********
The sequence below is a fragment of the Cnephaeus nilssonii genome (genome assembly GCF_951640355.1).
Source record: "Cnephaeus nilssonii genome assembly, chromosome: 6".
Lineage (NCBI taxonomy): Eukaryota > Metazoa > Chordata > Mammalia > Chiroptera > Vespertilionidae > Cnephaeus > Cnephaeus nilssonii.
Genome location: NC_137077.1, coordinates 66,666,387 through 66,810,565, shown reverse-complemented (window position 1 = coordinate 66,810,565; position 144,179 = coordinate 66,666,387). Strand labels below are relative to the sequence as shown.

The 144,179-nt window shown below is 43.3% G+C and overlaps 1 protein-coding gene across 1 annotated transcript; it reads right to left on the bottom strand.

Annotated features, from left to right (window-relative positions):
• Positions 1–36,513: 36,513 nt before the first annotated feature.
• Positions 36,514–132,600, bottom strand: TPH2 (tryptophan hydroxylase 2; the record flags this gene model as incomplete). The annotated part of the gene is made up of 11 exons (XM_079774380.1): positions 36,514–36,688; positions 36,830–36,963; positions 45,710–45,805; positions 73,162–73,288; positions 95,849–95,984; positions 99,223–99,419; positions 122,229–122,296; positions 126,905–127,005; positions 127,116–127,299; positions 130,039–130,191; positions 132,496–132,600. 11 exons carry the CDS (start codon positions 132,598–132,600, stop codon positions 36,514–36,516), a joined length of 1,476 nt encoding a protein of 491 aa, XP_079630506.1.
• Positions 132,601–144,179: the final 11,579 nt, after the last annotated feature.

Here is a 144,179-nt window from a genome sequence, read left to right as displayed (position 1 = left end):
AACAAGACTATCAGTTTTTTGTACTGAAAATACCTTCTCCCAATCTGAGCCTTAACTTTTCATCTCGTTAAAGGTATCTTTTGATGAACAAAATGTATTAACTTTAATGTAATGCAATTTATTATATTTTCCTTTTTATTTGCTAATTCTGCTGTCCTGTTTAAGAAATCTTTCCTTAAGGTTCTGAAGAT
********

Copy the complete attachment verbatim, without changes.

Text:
The sequence below is a fragment of the Cnephaeus nilssonii genome (genome assembly GCF_951640355.1).
Source record: "Cnephaeus nilssonii genome assembly, chromosome: 6".
Lineage (NCBI taxonomy): Eukaryota > Metazoa > Chordata > Mammalia > Chiroptera > Vespertilionidae > Cnephaeus > Cnephaeus nilssonii.
Genome location: NC_137077.1, coordinates 66,666,387 through 66,810,565, shown reverse-complemented (window position 1 = coordinate 66,810,565; position 144,179 = coordinate 66,666,387). Strand labels below are relative to the sequence as shown.

The 144,179-nt window shown below is 43.3% G+C and overlaps 1 protein-coding gene across 1 annotated transcript; it reads right to left on the bottom strand.

Annotated features, from left to right (window-relative positions):
• Positions 1–36,513: 36,513 nt before the first annotated feature.
• Positions 36,514–132,600, bottom strand: TPH2 (tryptophan hydroxylase 2; the record flags this gene model as incomplete). The annotated part of the gene is made up of 11 exons (XM_079774380.1): positions 36,514–36,688; positions 36,830–36,963; positions 45,710–45,805; positions 73,162–73,288; positions 95,849–95,984; positions 99,223–99,419; positions 122,229–122,296; positions 126,905–127,005; positions 127,116–127,299; positions 130,039–130,191; positions 132,496–132,600. 11 exons carry the CDS (start codon positions 132,598–132,600, stop codon positions 36,514–36,516), a joined length of 1,476 nt encoding a protein of 491 aa, XP_079630506.1.
• Positions 132,601–144,179: the final 11,579 nt, after the last annotated feature.

Here is a 144,179-nt window from a genome sequence, read left to right as displayed (position 1 = left end):
AACAAGACTATCAGTTTTTTGTACTGAAAATACCTTCTCCCAATCTGAGCCTTAACTTTTCATCTCGTTAAAGGTATCTTTTGATGAACAAAATGTATTAACTTTAATGTAATGCAATTTATTATATTTTCCTTTTTATTTGCTAATTCTGCTGTCCTGTTTAAGAAATCTTTCCTTAAGGTTCTGAAGAT